EE/BAC Lightning F.53
The Lightning was the last great British single-seat fighter, bar none, because there won't be any! The English Electric Company/BAC was keen to export the Lightning, but despite considerable interest from many countries, including Austria, Japan, Germany, Singapore, Nicaragua and Brazil, however, the company salesmen had little success when competing against the very generous 'arrangements', which usually accompanied orders placed with other aviation companies from the USA and France.
However, The Royal Saudi Air Force eventually decided to replace their aging F-86 Sabres and B-26 Invaders with the Lightning F53, an export version of the F6, under Operations magic Palm and Magic Carpet, part of an overall export deal worth £1.5 billion. Eventually 34 aircraft equipped the RSAF and another 12 aircraft were operated by the Kuwait Air Force.
Although never carried operationally by RAF Lightnings, the F53 was offered for sale with a reconnaissance capability. The reconnaissance system replaced the missile package and extended rearwards to include the forward part of the ventral fuel tank. Contained in the rotatable section of the pod were 5 Type 360 70mm Vinten cameras which were directed left, right, fore, aft and centre providing complete coverage. To eliminate humidity problems a self-contained de-mister was provided, together with a range of lenses to provide coverage at heights ranging from 200ft to 30,000ft. Film magazines held 500ft of film each enabling coverage of a strip of land 87nm long at 200ft and 195nm at 30,000ft.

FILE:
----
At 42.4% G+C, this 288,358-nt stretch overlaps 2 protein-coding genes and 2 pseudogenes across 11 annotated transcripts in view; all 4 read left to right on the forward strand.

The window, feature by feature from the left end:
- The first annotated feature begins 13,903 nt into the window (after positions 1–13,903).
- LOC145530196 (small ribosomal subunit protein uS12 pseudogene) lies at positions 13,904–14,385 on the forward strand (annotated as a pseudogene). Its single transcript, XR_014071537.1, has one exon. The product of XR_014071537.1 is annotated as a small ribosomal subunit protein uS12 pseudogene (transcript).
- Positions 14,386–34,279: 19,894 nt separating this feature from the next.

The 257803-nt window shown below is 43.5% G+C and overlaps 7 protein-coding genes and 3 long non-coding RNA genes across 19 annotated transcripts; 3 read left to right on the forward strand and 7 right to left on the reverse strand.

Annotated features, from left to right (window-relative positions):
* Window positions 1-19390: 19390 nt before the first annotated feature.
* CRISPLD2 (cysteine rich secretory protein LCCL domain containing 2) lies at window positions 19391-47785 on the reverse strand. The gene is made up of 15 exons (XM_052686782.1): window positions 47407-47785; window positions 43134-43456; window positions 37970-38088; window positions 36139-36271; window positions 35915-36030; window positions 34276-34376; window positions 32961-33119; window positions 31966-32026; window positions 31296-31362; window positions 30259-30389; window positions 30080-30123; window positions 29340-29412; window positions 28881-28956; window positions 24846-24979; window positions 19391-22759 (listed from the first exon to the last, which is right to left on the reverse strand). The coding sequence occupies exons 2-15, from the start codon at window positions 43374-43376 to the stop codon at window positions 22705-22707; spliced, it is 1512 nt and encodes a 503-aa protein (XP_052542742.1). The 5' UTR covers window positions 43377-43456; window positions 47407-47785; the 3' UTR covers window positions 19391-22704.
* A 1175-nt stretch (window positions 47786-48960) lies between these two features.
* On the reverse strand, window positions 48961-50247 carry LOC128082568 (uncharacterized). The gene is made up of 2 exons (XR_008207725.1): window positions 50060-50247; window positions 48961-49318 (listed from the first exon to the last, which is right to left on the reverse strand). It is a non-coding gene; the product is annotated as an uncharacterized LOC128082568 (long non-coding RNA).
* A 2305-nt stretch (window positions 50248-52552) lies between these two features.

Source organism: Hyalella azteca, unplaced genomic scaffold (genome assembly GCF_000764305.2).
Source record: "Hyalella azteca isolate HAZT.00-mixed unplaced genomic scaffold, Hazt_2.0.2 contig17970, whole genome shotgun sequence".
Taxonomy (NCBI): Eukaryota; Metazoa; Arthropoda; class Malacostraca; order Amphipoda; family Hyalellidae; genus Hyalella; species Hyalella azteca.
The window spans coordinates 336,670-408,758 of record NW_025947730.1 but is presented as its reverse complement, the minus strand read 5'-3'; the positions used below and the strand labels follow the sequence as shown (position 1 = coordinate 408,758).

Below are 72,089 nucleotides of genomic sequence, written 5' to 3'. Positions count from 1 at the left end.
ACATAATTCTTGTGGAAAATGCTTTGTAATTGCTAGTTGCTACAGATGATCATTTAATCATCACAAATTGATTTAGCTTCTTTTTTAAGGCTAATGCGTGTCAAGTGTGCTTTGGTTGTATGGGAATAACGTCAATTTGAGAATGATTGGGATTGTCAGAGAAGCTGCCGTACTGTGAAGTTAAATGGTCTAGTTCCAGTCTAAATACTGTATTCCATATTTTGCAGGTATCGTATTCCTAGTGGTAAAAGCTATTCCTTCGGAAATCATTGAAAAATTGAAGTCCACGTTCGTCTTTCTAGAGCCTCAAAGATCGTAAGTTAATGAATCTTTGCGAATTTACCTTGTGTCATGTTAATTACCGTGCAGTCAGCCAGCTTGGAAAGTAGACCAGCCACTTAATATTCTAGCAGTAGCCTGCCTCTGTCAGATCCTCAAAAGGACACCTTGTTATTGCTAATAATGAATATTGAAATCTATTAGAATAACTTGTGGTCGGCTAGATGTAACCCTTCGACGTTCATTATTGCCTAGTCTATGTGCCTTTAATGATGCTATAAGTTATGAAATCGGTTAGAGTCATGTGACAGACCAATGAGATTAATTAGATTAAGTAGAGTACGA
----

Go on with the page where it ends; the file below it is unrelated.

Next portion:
The option of purchasing the reconnaissance system was only taken up by the Saudi Air Force, but four sets were purchased and four F53s hard wired to operate them - however in the end they saw only limited operational use. The actual suitability of an aircraft like the Lightning for reconnaissance duties is somewhat debateable. Whatever the outstanding characteristics of the Lightning in terms of general performance and handling, the weaknesses of poor range/endurance and maintenance difficulties, would have severely limited the use of the aircraft in RAF operations, particularly when a Canberaa PR9 can go as high as a Lightning and much, much further. Unfortunately, how the 'League of Little Men' would have taken to sedately photographing targets on the ground, rather than the free-for-all dogfighting at which they so excelled, will remain unanswered!!
Updated 8 Jan 09